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1.
Codas ; 31(5): e20180130, 2019.
Artigo em Espanhol, Inglês | MEDLINE | ID: mdl-31664368

RESUMO

PURPOSE: To describe the level of passive vocabulary in boys and girls belonging to the Mapuche ethnic group, using the Vocabulary Test in Images Revised version (TEVI-R). METHODS: A cross-sectional study was carried out. Twenty-six children, both gender, between 4 to 7 years old participated in the study. The performance of passive vocabulary was measured through the application of the TEVI-R, analyzing the variables age and gender, as well as performing an analysis of the items and the number of errors. RESULTS: The performance of these children is not influenced by gender or age. There are potential sources of error in the items of the instruments related to the cultural, geographical relevance and graphic quality of them. CONCLUSION: No association was observed by gender or differences by age in the study population. The possibility of developing new instruments or revising the available ones is discussed, given the characteristics of their native language, obtaining reliable results and respecting the elements that are part of their culture.


Assuntos
Desenvolvimento da Linguagem , Testes de Linguagem , Vocabulário , Criança , Pré-Escolar , Chile/etnologia , Estudos Transversais , Feminino , Humanos , Índios Sul-Americanos , Masculino , Grupos Populacionais
2.
ABCS health sci ; 44(2): 85-91, 11 out 2019. tab
Artigo em Português | LILACS | ID: biblio-1022335

RESUMO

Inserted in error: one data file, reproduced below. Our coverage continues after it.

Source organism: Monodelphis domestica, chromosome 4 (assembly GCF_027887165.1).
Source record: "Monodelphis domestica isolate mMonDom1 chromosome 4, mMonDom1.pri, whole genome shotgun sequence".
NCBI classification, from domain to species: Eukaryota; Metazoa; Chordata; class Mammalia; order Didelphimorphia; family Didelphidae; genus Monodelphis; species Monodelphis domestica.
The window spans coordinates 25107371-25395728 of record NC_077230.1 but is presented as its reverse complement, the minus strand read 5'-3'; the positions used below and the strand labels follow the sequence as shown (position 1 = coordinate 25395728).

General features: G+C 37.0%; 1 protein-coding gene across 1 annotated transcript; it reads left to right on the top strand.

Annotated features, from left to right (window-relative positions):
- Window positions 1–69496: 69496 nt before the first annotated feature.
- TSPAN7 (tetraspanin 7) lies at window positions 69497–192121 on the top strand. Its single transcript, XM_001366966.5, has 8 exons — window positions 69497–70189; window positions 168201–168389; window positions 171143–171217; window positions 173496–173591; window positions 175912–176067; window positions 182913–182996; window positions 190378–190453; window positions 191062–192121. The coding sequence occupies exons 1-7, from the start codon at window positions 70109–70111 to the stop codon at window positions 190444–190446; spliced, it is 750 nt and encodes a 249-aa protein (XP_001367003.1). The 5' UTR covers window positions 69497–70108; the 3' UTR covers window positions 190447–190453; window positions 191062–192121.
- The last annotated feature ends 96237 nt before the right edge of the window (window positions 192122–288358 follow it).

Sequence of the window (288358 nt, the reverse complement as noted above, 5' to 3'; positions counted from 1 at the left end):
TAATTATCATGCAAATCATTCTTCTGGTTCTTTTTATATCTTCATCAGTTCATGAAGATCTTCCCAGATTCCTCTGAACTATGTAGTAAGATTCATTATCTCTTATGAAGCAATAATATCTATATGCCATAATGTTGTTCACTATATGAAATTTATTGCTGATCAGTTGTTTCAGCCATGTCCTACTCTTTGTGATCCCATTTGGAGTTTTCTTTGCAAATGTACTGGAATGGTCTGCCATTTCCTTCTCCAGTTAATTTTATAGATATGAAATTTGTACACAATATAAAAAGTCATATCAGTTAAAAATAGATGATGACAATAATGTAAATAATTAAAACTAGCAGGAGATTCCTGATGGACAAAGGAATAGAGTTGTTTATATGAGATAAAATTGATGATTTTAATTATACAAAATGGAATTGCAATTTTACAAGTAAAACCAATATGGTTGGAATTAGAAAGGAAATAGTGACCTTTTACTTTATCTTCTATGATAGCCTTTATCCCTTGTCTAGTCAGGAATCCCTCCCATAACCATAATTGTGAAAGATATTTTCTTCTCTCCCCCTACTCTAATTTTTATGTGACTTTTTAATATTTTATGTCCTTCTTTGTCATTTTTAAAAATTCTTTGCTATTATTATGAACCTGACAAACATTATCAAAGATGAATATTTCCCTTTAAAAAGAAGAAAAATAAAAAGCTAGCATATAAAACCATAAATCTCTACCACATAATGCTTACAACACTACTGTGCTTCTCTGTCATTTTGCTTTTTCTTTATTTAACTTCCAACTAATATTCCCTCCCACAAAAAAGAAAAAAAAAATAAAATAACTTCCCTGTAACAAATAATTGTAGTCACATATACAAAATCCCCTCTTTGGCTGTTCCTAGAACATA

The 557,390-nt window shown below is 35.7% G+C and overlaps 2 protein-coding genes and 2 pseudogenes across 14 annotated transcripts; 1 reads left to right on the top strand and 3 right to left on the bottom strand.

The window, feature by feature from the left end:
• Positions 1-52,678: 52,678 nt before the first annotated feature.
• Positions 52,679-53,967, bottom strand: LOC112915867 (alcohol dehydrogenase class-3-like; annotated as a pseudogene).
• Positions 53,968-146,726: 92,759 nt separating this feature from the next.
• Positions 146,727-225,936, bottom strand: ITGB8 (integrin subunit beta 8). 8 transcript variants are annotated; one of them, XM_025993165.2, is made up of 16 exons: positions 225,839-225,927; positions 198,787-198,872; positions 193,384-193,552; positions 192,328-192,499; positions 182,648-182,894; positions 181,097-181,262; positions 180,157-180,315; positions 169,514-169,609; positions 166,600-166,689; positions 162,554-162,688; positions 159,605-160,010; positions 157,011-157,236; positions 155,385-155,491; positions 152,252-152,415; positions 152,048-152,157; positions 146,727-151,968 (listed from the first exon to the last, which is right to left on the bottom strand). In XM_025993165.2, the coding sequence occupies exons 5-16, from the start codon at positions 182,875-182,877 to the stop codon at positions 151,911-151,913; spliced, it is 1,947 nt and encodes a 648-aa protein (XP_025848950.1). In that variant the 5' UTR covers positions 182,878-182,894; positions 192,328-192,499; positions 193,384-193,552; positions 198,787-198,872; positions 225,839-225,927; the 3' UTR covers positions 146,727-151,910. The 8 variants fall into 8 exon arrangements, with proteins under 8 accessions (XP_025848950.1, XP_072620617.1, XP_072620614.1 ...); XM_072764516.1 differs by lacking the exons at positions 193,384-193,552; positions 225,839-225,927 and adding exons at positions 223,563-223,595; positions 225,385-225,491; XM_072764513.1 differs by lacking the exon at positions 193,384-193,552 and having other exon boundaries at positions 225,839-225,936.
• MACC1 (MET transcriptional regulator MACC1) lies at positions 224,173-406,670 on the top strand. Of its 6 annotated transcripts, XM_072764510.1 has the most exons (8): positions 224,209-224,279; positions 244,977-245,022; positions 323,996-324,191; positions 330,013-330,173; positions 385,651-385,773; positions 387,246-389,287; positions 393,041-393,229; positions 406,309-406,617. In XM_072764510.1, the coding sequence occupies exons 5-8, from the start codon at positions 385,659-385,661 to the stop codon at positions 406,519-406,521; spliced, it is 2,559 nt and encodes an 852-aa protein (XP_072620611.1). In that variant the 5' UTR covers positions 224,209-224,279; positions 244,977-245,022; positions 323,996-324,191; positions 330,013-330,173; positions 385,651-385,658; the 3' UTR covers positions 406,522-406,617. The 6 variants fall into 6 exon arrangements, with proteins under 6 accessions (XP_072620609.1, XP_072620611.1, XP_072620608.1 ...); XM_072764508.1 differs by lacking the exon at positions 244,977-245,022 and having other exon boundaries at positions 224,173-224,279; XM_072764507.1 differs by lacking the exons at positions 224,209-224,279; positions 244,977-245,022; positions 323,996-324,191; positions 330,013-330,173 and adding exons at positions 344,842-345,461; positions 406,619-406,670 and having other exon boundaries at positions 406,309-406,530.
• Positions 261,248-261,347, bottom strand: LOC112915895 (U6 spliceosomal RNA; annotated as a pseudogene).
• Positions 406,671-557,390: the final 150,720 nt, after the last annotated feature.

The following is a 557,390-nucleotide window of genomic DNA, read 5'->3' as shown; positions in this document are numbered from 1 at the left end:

INTRODUÇÃO: A prevalência da desnutrição infantil vem diminuindo em todo o mundo, mas ainda acomete milhões de crianças, especialmente indígenas. Devido ao elevado número de doenças infecciosas associadas à desnutrição, a antibioticoterapia faz parte da terapêutica recomendada. OBJETIVO: Observar os casos de desnutrição entre crianças indígenas e não indígenas hospitalizadas e a terapêutica empregada durante o tratamento. MÉTODOS: Estudo de coorte retrospectivo, farmacoepidemiológico, realizado com informações extraídas de prontuários arquivados do período de janeiro de 2012 a dezembro de 2014 de um hospital público. RESULTADOS: Participaram 166 crianças, sendo o número de crianças indígenas aproximadamente seis vezes maior do que não indígenas. Houve maior prevalência entre lactentes e crianças com idade inferior a um ano apresentaram mais chances de serem internadas por desnutrição. Os diagnósticos de desnutrição mais vistos foram os inespecíficos, com uma proporção significativa de óbitos relacionados ao diagnóstico E43. As infecções mais comuns foram do sistema digestório e respiratório. Crianças indígenas tiveram quase cinco vezes mais chances de apresentarem infecção respiratória. A maior proporção recebeu até três antibióticos, havendo crianças que receberam mais que sete antibióticos diferentes durante o período de internação. CONCLUSÃO: A população infantil deve ser acompanhada por meio de inquéritos que possam subsidiar políticas de saúde que atendam suas necessidades. É necessária a capacitação dos profissionais envolvidos no cuidado da criança desnutrida, recursos materiais e financeiros, a fim diminuir o número de diagnósticos inespecíficos e evitar o uso indiscriminado de antibióticos, sendo imprescindível uma política de controle efetiva no uso da politerapia antimicrobiana.